As for the other side of my mind, well I can’t recall even seeing a size 28 FA before. Ever. Then again, I haven’t flown Delta in ages and they ARE based in Atlanta so maybe they have a monopoly on Southern-fed FAs (womp womp). Really though, did you look at those dresses? I can barely imagine them in an 18, let alone 28. How many times have you heard (or said yourself) “just because they make it in your size doesn’t mean you should wear it,”? Well, I bet that’s what somebody up in Delta’s uniform department (or wherever they make those decisions) was thinking when they capped the size at 18. Sometimes you have to save people from themselves. Though flimsy, Delta might have an argument to defend themselves. They already provide a variety of approved outfits that are interchangeable, flatter different shapes and cater to different styles. The Tyler dress, however, is a designer garment, a special edition of sorts. A designer dress larger than an 8 is hard to come by. Delta went up to 18! Most mall boutiques set the ceiling at 14, maybe 16 (excluding full-figure stores such as Lane Bryant and Ashely Stewart).
Also, we do not have the right to look however we want in the workplace. Wearing a suit everyday may not make sense to you but it might to your boss. You better wait for Casual Friday before skipping the tie. A nurse might want to think twice about leaving the scrubs at home in favor of his/her broken in jeans. Airlines, the military, banks and other institutions have rules on everything from hairstyles to jewelry to the socks you wear and they’re completely legal. If Delta doesn’t want big girls in red dresses, they may be able to talk their way aound the union’s grievances.
Now think about it, have you seen a woman, regardless of her size, in a skirt and cross-trainers lately? Sure, she may be sensibly comfy on her morning commute or trying to fit in a little exercise on her lunch break but she looks ridiculous. Who ever came up with the no orthos +skirt rule is no different from those fashion police critics… except they have to deal with human resources.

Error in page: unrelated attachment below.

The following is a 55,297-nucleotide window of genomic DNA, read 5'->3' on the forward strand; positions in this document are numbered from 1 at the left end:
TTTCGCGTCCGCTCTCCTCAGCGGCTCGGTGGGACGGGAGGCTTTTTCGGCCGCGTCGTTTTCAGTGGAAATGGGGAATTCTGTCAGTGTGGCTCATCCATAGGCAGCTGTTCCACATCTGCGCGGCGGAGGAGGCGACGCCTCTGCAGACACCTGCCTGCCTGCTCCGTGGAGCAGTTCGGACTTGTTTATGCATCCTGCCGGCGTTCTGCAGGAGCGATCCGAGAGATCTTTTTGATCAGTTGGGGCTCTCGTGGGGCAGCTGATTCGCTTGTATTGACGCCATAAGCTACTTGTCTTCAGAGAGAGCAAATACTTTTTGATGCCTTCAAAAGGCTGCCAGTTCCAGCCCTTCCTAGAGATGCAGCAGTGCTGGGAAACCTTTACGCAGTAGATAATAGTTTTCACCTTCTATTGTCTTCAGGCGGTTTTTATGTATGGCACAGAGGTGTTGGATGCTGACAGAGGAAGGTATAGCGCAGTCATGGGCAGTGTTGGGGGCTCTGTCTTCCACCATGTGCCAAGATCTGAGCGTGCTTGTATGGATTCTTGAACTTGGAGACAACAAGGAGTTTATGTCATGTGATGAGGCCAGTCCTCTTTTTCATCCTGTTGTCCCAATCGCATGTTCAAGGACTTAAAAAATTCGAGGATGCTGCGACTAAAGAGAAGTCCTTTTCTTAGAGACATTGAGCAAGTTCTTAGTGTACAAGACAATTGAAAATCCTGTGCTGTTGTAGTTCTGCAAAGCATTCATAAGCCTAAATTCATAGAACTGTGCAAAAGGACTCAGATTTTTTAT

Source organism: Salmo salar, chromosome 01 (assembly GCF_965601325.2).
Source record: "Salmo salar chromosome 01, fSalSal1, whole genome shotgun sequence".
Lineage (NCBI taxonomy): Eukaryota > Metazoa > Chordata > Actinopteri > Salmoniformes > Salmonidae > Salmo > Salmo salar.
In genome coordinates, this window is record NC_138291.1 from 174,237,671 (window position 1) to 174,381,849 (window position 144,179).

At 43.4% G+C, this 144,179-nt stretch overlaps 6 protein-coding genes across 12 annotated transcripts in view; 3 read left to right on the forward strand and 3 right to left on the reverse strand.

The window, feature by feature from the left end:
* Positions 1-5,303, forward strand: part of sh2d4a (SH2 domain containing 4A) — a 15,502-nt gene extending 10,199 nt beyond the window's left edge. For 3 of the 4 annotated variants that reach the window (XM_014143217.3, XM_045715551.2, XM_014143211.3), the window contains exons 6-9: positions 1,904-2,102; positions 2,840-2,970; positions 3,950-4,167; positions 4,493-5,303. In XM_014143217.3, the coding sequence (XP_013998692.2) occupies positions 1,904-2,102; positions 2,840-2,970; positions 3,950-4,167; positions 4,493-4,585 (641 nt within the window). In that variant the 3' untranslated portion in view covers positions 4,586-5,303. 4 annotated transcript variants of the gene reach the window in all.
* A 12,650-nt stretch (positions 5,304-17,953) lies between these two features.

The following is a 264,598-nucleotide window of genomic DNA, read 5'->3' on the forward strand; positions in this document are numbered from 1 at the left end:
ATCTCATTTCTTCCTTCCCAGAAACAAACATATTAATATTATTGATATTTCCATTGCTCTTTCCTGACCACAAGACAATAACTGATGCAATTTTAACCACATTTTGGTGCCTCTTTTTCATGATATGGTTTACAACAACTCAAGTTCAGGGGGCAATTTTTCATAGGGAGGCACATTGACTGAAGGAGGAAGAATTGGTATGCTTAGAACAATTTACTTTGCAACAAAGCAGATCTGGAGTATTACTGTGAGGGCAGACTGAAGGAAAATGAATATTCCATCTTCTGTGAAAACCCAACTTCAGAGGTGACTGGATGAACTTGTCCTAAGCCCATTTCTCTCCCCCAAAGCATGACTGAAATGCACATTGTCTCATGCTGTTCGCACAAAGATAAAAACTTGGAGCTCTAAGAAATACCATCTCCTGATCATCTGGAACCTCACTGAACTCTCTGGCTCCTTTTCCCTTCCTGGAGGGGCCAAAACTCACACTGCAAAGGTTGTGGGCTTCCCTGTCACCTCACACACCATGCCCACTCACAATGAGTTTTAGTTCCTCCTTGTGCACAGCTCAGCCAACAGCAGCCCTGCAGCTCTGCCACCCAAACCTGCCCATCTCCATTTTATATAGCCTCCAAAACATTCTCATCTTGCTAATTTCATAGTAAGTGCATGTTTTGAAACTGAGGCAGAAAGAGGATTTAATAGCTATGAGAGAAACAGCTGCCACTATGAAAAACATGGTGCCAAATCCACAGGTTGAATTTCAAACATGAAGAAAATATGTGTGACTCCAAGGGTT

While I see the trouble with set height/weight requirements (inaccurate, not 1 size fits all), I do support using height/weight consierations in the hiring process. According to Cabin Crew Jobs, airline crews must be strong (able to lift emergency doors and baggage), agile (to attend to passengers and navigate cramped spaces) and have stamina (to withstand long flights and time on their feet).
I remember traveling on two international airlines, Singapore Air and ANA. The flight crew (men AND women) were impeccably dressed in suits and dresses. The ANA ladies wore bright, pretty scarves around their necks which they tied differently and individually. Makeup seemed mandatory as everyone wore some. Neat up-dos were the hairstyle of choice. The service and experience on those flights were incomparable and made the polo shirt-wearing schmoes on Southwest look like they ought to be sweeping up the cargo area. I don’t know, something about those well-groomed, uniformly attractive FAs (who were also GREAT at their jobs) made the entire experience more enjoyable.
So while I don’t completely support Delta trying to do a throwback to a Mad Men-type era when “stewardesses” were glorified cocktail waitresses and eye candy for traveling businessmen, I do appreciate a certain standard of appearance for the cabin crew that does not include a size 28 red dress and orthopedic shoes. Sue me.